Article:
From time to time, I serve on peer advisory boards, whether formally or informally convened. Last week was one such occasion.
During the course of discussion, the owner of the company under review (we’ll call him “Bill”) was speaking about a project his company had recently undertaken. He began the meeting by describing his reluctance to take the project, the reasons for his reluctance, and his constant concern that his fears would ultimately be borne out.
Fifteen minutes into the conversation, I interrupted with a question: “can you get out?” Bill shook his head “no.” Worse, when he did it, he had that slow, hangdog look designed to communicate impending doom. I never got to ask my follow-up.
Bill’s head had barely finished moving when one of my colleagues spoke up. “Then quit your bitchin’!” It wasn’t said softly either. Missing was that normal conference room hush that often characterizes these types of discussions. There was no finesse here.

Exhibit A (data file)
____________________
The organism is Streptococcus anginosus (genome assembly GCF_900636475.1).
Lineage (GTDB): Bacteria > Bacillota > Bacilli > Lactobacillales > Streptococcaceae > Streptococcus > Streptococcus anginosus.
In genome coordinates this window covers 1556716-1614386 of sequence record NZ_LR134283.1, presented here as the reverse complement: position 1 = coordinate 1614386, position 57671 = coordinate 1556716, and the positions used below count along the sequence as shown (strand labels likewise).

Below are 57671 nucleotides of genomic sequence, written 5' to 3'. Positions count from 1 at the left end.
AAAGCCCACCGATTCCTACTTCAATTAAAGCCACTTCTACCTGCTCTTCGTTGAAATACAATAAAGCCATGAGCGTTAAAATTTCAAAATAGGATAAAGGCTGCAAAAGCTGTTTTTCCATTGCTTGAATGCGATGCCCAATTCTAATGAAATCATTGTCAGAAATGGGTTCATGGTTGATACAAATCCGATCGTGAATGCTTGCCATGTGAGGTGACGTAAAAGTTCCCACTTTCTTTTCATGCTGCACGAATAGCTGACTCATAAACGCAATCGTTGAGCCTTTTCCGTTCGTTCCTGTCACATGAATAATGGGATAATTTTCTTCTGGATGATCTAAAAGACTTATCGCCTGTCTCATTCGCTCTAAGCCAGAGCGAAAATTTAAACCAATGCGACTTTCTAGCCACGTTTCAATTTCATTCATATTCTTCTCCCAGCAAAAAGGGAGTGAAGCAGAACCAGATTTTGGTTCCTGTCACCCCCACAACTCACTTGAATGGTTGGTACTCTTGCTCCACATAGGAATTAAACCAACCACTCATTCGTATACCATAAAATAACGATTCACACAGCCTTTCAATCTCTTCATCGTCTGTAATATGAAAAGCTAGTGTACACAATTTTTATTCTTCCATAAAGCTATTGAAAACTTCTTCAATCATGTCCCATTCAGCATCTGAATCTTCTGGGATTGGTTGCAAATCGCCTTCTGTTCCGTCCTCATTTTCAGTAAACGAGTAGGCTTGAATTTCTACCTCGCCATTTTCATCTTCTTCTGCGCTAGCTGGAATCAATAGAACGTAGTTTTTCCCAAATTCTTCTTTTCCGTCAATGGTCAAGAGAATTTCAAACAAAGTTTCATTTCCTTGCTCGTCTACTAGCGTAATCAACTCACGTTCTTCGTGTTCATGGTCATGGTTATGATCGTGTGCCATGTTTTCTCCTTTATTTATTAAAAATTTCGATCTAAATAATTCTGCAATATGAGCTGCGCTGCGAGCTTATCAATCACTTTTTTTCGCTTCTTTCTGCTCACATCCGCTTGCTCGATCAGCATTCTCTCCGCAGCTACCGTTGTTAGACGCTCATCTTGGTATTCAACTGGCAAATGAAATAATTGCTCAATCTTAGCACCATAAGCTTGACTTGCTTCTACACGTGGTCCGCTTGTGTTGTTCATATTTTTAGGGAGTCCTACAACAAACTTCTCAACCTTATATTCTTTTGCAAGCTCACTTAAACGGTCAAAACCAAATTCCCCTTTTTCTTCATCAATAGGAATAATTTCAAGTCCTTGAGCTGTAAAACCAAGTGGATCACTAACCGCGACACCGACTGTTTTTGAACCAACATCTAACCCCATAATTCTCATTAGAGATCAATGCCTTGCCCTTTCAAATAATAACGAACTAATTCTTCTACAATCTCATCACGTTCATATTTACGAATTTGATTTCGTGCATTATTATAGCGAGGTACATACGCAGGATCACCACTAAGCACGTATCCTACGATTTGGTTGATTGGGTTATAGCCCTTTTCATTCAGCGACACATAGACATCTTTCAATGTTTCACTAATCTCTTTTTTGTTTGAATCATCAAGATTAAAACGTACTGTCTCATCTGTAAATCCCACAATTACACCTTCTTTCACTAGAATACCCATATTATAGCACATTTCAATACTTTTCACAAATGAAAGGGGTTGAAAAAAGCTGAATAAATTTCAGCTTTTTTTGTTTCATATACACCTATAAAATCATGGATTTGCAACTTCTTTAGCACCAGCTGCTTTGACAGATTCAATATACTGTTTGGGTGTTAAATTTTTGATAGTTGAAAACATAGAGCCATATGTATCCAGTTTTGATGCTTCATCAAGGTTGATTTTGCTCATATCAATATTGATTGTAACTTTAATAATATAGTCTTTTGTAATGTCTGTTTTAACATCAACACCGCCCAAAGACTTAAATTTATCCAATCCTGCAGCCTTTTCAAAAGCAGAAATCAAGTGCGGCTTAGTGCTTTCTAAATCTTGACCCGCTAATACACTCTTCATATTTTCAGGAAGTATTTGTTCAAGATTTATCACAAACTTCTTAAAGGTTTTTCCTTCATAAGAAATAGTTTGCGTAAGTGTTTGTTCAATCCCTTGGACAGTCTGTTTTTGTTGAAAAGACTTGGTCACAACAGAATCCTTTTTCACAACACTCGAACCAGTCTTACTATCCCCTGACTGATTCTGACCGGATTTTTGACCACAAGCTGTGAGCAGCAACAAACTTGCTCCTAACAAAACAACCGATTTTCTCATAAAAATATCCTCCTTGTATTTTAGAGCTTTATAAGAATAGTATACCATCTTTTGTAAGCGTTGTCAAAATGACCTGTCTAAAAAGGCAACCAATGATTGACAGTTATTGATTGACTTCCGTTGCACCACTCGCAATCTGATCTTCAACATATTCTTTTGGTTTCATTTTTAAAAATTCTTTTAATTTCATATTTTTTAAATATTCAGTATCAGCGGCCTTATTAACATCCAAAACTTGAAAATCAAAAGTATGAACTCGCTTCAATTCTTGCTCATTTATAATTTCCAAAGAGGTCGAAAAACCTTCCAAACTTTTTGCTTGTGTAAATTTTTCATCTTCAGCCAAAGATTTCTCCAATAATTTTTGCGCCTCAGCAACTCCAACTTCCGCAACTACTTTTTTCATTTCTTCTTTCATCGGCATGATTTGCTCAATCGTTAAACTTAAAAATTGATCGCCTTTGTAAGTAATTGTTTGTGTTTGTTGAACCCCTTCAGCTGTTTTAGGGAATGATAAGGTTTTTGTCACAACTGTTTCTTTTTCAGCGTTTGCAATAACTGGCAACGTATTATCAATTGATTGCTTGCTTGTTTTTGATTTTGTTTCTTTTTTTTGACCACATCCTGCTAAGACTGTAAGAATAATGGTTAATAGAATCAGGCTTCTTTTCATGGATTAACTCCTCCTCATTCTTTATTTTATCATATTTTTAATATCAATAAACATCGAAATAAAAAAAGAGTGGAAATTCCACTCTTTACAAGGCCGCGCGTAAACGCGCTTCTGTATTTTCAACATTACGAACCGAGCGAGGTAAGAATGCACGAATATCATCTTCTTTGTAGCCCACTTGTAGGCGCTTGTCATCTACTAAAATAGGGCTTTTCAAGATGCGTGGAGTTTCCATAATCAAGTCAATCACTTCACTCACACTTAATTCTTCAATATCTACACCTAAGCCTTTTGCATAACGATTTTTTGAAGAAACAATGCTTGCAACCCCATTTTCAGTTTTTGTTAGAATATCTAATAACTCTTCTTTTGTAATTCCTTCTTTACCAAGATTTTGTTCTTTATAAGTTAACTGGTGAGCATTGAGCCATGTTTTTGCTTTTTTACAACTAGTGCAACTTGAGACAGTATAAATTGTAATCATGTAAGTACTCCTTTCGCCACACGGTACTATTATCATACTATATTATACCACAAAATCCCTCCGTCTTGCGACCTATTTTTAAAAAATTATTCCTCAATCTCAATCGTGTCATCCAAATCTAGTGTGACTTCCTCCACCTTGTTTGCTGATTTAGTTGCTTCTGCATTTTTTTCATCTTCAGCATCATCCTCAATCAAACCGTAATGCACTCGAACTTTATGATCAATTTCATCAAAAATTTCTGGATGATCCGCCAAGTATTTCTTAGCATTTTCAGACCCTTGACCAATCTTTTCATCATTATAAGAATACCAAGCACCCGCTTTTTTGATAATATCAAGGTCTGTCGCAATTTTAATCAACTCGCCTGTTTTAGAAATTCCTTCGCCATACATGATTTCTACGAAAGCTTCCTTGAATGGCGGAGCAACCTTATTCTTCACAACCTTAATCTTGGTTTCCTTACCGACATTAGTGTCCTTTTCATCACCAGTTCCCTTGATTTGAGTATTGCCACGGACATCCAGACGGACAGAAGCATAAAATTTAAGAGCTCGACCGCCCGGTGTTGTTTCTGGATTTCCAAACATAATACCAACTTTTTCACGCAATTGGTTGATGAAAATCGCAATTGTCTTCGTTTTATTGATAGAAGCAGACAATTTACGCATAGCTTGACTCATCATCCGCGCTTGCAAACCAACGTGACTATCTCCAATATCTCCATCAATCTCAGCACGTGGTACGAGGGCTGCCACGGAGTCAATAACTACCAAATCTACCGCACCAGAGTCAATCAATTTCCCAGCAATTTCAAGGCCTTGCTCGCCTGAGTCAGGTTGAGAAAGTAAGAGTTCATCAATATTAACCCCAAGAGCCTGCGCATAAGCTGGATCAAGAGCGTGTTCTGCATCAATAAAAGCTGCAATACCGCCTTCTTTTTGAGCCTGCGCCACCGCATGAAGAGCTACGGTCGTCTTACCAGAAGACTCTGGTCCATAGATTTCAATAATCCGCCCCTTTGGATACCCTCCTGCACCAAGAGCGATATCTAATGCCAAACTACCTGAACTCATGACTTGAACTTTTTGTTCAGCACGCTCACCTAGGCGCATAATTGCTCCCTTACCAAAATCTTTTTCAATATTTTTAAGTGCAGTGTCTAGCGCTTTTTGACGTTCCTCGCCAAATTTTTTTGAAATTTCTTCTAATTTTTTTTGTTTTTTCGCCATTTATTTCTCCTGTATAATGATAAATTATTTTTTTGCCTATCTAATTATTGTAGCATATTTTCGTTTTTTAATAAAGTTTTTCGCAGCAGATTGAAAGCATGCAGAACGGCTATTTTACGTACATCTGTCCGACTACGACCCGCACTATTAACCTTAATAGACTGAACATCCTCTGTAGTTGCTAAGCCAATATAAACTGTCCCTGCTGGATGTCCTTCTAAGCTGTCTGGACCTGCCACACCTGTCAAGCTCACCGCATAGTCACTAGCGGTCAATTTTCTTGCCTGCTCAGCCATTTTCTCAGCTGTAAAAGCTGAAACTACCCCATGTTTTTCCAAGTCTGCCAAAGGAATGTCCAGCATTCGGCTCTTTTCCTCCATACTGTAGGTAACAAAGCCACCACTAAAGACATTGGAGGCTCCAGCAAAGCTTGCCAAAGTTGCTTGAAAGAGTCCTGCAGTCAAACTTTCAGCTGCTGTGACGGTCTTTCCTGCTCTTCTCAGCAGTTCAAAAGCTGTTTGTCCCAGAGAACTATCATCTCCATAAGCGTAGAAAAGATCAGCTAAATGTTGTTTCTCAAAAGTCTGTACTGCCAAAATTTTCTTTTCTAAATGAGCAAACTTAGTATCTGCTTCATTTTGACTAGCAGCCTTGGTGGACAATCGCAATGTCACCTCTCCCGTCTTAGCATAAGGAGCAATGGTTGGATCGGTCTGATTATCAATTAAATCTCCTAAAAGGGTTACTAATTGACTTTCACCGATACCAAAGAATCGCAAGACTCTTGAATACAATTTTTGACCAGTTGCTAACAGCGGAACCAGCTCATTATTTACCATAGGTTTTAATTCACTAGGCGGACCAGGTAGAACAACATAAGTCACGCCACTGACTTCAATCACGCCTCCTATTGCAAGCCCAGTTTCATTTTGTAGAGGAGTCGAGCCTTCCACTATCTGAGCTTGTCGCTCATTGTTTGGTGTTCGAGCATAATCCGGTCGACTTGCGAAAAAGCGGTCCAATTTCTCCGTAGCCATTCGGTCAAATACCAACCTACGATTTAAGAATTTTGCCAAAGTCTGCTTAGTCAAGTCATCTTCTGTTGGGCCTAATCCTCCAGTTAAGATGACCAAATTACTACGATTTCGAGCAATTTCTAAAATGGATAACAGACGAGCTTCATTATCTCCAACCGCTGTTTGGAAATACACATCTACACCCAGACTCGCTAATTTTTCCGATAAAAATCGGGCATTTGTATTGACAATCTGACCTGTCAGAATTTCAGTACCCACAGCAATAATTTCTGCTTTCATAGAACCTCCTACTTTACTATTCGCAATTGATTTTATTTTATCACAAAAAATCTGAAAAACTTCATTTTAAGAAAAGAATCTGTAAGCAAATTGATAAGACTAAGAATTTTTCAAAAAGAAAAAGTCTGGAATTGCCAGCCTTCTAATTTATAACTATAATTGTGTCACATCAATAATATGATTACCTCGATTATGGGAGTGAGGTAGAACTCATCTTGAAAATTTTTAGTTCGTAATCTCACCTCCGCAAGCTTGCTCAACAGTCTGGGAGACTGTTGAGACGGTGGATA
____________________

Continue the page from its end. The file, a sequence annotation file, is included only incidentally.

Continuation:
The thing is, my friend was right. Further discussion was absolutely unnecessary. Bill’s past reservations didn’t matter. He couldn’t get out of the contract – not without serious damage to his reputation and bank account anyway – so all that was left was a decision: Was he going to whine and drag his feet or was he going to bring his A-game?
It’s amazing how much time we, as leaders and business owners, spend on unproductive reflection. If the retrospective serves a purpose, fine. Use it to learn how to avoid such situations in the future. But if the only purpose to plowing that ground is to wallow, then quit your bitching. You made a decision – whether that decision was to undertake a project, hire an employee, or sign off on some initiative. Your only legitimate concern now is execution.
Save the bitching for someone else. You have work to do.